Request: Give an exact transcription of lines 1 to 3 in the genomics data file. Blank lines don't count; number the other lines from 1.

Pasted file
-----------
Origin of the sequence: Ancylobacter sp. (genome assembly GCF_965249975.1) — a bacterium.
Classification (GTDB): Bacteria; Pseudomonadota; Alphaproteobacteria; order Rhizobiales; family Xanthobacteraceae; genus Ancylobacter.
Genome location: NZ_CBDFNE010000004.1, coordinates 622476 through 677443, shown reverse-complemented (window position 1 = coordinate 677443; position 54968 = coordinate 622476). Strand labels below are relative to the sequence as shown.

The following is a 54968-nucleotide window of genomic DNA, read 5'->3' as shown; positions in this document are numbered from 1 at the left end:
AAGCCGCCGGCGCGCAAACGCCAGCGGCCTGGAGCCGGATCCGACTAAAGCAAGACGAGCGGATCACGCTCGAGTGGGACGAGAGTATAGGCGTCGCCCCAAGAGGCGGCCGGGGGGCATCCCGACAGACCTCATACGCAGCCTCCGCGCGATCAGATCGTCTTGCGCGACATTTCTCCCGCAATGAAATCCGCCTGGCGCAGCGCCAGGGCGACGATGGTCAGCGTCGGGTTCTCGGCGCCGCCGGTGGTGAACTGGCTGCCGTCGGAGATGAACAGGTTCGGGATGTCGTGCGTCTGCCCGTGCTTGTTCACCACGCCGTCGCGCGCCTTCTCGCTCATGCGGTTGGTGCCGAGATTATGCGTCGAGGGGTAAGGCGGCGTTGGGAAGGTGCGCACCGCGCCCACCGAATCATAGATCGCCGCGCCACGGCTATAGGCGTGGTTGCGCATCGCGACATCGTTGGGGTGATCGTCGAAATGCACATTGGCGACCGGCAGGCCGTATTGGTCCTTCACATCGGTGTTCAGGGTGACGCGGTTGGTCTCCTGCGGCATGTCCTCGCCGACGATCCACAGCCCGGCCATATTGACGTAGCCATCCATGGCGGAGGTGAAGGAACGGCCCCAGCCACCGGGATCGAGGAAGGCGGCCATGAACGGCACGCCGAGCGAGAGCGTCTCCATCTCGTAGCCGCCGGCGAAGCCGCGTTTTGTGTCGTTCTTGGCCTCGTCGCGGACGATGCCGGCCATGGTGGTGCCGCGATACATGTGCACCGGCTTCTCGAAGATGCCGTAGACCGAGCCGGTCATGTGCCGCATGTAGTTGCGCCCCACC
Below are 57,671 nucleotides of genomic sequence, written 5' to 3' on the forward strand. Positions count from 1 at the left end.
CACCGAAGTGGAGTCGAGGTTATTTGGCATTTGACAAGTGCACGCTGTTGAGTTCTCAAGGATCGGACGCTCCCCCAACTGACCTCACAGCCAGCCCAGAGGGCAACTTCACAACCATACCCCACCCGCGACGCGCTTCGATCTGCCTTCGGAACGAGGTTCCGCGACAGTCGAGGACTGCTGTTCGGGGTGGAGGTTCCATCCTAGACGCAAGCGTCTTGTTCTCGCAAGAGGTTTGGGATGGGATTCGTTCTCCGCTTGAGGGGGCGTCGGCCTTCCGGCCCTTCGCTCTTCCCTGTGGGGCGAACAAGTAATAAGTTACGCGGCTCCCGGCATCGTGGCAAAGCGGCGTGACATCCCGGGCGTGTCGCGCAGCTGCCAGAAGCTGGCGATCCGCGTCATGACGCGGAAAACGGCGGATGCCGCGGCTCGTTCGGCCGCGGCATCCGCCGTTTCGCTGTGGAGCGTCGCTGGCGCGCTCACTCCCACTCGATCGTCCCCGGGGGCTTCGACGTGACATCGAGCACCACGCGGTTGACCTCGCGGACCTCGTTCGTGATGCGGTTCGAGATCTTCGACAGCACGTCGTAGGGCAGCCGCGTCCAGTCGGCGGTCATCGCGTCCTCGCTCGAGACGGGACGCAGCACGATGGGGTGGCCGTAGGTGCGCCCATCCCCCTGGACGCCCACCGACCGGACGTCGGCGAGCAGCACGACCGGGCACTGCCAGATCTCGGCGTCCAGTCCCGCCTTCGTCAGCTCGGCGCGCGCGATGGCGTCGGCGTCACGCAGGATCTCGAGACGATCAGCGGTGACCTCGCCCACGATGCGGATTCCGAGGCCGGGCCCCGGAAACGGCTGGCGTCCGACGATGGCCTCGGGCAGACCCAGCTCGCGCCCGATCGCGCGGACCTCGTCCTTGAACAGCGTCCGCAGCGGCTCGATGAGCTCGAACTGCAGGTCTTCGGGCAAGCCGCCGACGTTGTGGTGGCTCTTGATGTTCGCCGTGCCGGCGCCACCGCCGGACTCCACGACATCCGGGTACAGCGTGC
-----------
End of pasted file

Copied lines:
Origin of the sequence: Ancylobacter sp. (genome assembly GCF_965249975.1) — a bacterium.
Classification (GTDB): Bacteria; Pseudomonadota; Alphaproteobacteria; order Rhizobiales; family Xanthobacteraceae; genus Ancylobacter.
Genome location: NZ_CBDFNE010000004.1, coordinates 622476 through 677443, shown reverse-complemented (window position 1 = coordinate 677443; position 54968 = coordinate 622476). Strand labels below are relative to the sequence as shown.